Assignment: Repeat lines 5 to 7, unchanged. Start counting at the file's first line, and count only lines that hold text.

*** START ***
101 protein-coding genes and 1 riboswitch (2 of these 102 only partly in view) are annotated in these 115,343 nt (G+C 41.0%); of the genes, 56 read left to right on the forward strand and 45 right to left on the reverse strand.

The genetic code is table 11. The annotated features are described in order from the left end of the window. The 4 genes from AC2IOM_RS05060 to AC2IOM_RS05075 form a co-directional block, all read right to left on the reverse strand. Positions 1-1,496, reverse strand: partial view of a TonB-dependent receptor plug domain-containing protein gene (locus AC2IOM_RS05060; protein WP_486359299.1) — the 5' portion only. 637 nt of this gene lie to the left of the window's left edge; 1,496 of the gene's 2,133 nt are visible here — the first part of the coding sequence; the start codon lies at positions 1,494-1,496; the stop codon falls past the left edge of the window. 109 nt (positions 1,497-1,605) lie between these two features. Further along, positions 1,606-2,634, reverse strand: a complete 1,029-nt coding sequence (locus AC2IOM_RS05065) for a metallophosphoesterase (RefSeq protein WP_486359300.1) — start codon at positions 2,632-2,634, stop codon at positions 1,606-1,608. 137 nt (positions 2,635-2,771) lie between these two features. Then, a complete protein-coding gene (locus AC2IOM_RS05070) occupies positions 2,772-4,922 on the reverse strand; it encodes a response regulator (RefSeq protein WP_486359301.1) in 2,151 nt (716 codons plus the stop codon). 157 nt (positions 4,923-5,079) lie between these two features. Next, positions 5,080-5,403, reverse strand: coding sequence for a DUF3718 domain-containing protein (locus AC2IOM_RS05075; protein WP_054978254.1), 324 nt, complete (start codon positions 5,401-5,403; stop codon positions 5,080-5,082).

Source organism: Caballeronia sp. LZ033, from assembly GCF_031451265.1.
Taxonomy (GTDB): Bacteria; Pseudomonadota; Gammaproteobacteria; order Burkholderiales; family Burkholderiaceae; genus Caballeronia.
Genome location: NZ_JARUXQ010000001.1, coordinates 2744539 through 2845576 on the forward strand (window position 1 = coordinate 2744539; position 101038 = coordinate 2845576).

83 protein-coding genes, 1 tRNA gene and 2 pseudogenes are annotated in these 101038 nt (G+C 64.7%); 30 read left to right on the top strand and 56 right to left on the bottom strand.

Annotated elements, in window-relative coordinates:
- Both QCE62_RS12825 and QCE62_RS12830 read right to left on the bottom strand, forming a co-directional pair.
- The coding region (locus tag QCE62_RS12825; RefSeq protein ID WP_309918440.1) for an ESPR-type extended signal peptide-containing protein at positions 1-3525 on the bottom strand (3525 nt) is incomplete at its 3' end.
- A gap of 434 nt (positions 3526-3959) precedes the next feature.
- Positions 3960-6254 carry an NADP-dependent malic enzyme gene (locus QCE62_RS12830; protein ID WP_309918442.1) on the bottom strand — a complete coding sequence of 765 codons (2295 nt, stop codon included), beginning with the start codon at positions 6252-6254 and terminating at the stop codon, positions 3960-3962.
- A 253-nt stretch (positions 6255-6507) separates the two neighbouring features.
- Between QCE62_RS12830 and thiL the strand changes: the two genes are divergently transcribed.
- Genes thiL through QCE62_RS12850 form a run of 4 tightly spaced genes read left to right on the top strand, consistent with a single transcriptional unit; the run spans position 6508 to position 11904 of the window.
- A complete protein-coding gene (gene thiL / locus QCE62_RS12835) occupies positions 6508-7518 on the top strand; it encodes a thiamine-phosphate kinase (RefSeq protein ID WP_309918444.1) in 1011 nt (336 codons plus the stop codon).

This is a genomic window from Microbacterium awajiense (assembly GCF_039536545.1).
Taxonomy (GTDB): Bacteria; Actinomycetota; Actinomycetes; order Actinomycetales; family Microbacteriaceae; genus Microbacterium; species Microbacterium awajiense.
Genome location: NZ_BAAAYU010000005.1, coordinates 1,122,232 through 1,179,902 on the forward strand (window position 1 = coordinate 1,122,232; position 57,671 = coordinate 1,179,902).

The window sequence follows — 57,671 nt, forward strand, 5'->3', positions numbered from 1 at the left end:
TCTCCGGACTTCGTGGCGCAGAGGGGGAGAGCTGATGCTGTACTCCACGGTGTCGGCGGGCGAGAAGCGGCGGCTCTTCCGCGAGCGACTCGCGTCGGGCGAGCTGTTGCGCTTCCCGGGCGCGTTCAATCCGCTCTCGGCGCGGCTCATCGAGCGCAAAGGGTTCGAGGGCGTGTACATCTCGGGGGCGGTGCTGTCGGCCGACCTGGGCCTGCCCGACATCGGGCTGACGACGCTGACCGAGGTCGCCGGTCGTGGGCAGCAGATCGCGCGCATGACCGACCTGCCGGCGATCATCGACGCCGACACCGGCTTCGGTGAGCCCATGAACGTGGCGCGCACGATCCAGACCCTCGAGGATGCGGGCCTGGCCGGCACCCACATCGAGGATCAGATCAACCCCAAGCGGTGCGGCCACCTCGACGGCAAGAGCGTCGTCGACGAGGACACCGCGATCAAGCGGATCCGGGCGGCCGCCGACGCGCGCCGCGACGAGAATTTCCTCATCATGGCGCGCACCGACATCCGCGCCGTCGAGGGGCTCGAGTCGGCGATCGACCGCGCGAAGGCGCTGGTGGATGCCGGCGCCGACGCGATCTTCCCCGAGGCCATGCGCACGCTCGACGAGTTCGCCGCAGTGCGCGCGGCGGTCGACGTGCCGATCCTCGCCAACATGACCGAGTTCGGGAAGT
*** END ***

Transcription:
Genome location: NZ_JARUXQ010000001.1, coordinates 2744539 through 2845576 on the forward strand (window position 1 = coordinate 2744539; position 101038 = coordinate 2845576).

83 protein-coding genes, 1 tRNA gene and 2 pseudogenes are annotated in these 101038 nt (G+C 64.7%); 30 read left to right on the top strand and 56 right to left on the bottom strand.

Annotated elements, in window-relative coordinates: